Book reviews: Bibliomaniac, by Robin Ince | Once Upon A Tome, by Oliver Darkshire | Eliot’s Book Of Bookish Lists, by Henry Eliot | Remainders Of The Day, by Shaun Bythell

From a “book of bookish lists” to a tour of over 100 independent bookshops, here are four recent releases to delight bibliophiles, writes Stuart Kelly

Bookseller and author Shaun Bythell outside The Bookshop in Wigtown PIC: Ben Please
Bookseller and author Shaun Bythell outside The Bookshop in Wigtown PIC: Ben Please

It will not come as a great surprise that I have a fondness for books about books. I treasure my copies of Nicholas Parsons’ The Book Of Literary Lists, Edward Brooke-Hitching’s The Madman’s Library, Arthur der Weduwen and Andrew Pettegree’s The Library: A Fragile History, Dennis Duncan’s Index, A History Of The and many others. It has therefore been a delight to be in the company of these gentlemen, sometimes in person.

Robin Ince begins his tour of over a hundred independent bookshops, Bibliomaniac, with a confession. An expert in neurodivergence said that his online activity showed clear indicators of ADHD. His book is subtly melancholy – nights in anonymous chain hotels, public transport, waves of anxiety and ecstasy, the voraciousness of the collector. Ince has a love of cheap, gory, paperback fiction as well as esoteric science, genuine science, prize winning writing and forgotten writing. The memoir is an oblique snapshot: “the independent bookshop and the ambition of those in them is of an Englishness that I wish to believe in, although maybe it is just bookishness”. It is a book with a remarkable amount of cake in it, and I chalked up a few “must gets”.

The geekishness chimes easily with Once Upon A Tome, Oliver Darkshire’s account on working in the rare books and prints shop Sotheran’s in London. The opening chapters channel a kind of Dungeons and Dragons feel as a parade of Smaugs, Draculas, the Spindleman, Cryptids and Suited Gentlemen pass through. Of all these books, Darkshire’s is most precise about the actual work of antiquarian and second-hand bookselling. If you are like me you know full well that “good copy” has a quite exact and unlikely meaning. What is more endearing is the care with which he pores over the copies, and the account of being truly mentored. Beneath the bemusement and occasionally explosive irritation, there is a very kindly book here, about unlikely friendships and little epiphanies. Rather sweetly, he describes the career of an antiquarian bookseller as being one where “you probably have to have a gambler’s spirit, but I think I’d rather be moderately successful than suffer the kind of scrutiny placed on the spectacular”.

I have a great deal of admiration for Henry Eliot, because his books on Penguin Classics and Penguin Modern Classics are fine and dangerous works. Ince describes the gazelle moment of bagging a trophy, and I know that all too well: Eliot’s books have been my equivalent of big game almanacs. This book is half a delight and half a gauntlet. It is, I think, fair to say that a book with “bookish” in the title might be intended for the bookish sort of person. In which case, roll up your sleeves, Mr Eliot, and we’ll see the kind of mettle of which you’re made. There is fun to be had on a list of birds mentioned by Shakespeare or of author’s dogs; a list of the Odes of Keats or the names of the Nine Muses or the Three Musketeers seems like small fry. It’s cute enough to see a spiral diagram of the liaisons in Schniztler’s La Ronde, but I would raise you Gael Turnbull’s poem written on a Möbius Strip. The list of Dickensian villains is fine enough, but no Silas Wegg or Grandfather Smallweed or John Jasper? I would have thought one from each book would have been a better flourish. That said, I learned things, laughed at things and noted a few more titles to acquire.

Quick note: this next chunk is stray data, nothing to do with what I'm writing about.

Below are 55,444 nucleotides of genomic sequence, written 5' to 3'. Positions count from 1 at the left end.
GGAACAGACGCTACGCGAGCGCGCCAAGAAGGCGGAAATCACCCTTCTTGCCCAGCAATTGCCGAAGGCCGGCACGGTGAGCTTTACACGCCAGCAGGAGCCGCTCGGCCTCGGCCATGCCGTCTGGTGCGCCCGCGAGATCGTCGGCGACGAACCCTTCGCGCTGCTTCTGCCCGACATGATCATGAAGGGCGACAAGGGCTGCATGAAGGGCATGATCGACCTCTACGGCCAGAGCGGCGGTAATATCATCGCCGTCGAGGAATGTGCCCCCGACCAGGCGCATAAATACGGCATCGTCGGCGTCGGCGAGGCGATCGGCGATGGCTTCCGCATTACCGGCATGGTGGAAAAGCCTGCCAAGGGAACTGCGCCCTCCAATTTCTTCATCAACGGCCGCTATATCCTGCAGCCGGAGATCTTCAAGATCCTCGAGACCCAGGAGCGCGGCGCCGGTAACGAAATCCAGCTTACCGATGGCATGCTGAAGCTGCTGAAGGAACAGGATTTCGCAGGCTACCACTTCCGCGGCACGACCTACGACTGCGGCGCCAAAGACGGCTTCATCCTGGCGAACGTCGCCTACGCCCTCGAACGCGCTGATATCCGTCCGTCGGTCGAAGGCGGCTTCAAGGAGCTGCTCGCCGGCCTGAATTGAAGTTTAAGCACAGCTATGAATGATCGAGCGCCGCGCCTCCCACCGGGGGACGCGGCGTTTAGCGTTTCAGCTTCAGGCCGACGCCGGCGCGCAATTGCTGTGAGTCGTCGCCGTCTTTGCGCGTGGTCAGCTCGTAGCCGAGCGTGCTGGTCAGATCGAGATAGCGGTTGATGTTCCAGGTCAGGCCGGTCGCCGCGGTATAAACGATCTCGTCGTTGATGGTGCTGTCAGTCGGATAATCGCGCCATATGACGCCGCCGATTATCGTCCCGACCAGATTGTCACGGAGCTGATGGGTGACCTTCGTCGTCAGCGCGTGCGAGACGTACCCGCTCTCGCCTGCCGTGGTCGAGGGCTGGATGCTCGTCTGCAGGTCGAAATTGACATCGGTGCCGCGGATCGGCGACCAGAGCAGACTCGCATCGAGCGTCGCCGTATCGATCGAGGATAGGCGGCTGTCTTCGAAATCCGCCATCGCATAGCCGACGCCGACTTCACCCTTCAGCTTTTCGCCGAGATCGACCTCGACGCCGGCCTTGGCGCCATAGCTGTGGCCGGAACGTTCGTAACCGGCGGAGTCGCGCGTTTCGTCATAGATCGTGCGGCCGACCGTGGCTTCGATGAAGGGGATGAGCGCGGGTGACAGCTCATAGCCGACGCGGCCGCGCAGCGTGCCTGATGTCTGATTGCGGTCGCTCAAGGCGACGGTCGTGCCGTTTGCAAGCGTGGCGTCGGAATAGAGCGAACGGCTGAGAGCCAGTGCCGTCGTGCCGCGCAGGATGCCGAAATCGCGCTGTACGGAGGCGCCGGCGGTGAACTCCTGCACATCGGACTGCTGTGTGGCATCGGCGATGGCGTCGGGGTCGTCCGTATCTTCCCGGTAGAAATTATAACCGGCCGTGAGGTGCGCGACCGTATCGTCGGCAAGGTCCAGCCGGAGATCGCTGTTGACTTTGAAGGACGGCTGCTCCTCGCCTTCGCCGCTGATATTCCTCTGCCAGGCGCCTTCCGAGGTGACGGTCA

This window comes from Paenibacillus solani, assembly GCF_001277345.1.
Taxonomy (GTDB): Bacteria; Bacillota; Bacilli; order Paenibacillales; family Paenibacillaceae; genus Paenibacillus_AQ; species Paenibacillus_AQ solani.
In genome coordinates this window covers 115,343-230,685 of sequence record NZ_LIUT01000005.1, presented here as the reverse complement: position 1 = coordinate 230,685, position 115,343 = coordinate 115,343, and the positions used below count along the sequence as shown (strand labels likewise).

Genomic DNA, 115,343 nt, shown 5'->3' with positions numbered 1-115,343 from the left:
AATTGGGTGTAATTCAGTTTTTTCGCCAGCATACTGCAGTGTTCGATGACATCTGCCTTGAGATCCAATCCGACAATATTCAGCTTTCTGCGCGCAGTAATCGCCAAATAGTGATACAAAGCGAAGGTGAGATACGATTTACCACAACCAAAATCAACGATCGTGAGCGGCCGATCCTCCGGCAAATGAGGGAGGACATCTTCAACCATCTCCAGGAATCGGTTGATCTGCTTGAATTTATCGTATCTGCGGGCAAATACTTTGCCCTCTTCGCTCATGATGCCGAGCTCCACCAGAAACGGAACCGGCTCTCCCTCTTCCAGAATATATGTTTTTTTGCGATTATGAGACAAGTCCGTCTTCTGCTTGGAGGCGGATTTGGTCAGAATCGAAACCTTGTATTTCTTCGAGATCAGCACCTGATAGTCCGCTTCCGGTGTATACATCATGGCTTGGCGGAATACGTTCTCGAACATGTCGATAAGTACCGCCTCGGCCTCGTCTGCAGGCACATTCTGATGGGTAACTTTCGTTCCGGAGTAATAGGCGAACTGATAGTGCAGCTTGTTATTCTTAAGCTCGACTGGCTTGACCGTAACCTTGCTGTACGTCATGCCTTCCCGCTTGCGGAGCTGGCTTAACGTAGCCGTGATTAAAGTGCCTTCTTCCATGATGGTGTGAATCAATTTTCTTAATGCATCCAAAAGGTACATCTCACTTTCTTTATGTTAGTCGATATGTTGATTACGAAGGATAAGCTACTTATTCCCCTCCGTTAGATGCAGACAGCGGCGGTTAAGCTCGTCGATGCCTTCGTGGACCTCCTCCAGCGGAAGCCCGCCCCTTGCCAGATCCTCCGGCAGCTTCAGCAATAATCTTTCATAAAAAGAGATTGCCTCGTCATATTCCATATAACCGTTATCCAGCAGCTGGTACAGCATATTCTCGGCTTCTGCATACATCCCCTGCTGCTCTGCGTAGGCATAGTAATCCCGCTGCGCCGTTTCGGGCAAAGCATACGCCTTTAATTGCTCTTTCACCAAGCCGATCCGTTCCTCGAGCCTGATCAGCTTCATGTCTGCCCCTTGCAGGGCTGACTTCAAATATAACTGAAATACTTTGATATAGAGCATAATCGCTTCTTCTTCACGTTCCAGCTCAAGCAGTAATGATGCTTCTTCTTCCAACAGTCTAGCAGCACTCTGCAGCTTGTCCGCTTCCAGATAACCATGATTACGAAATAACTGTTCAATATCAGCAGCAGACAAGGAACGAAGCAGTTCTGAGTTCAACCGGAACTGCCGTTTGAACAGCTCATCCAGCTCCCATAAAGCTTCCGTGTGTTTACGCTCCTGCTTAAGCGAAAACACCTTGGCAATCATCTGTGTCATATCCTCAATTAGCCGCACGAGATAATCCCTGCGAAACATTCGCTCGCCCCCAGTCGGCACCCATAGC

By one of the literary world’s strange associations, Oliver Darkshire’s book is blurbed “Think The Diary of a Bookseller but with quite a lot more Bernard Black…” and the author of The Diary of a Bookseller, Shaun Bythell, has a third volume of his diaries out. Again, it ventriloquises being a curmudgeon rather well. But I must – either from a journalistic obligation of protecting one’s sources or a theological observance of the seal of the confessional – refrain from saying much about it; particularly as, yet again, I appear in it. Why I am “Stuart Kelly” but others are graced pseudonyms I do not know. Nevertheless, I can invoke the Moliere’s Maid strategy: I gave it to my Mum and asked what she thought of it. She thinks it is an entertaining and easy read, and can’t believe how he puts up with his customers. She is glad that he enjoyed the Scotch broth she once cooked for him, and even more glad that the person he describes as exceptionally rude now sings with the choir eternal. She can’t shift the notion he is a bit of a scamp, but she can’t help but like him. If he does a fourth volume, and I am sure he will, I might release an almost antiquarian tome entitled A True and Sincere Series of Refutations, Revisions, Corrections and Castigations on Mr Bythell’s Memory.

Loving books is a mostly harmless pastime. All four of these remind me that I am not an aberration for being more interested in a complete Zola than whoever is on Strictly Come Dancing.

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Bibliomaniac, by Robin Ince, Atlantic Books, £16.99; Once Upon A Tome, by Oliver Darkshire, Bantam Press, £14.99; Eliot’s Book Of Bookish Lists, by Henry Eliot, Particular Books, £12.99; Remainders Of The Day, by Shaun Bythell, Profile, £16.99. Shaun Bythell is appearing at the Wigtown Book Festival on 25 September, www.wigtownbookfestival.com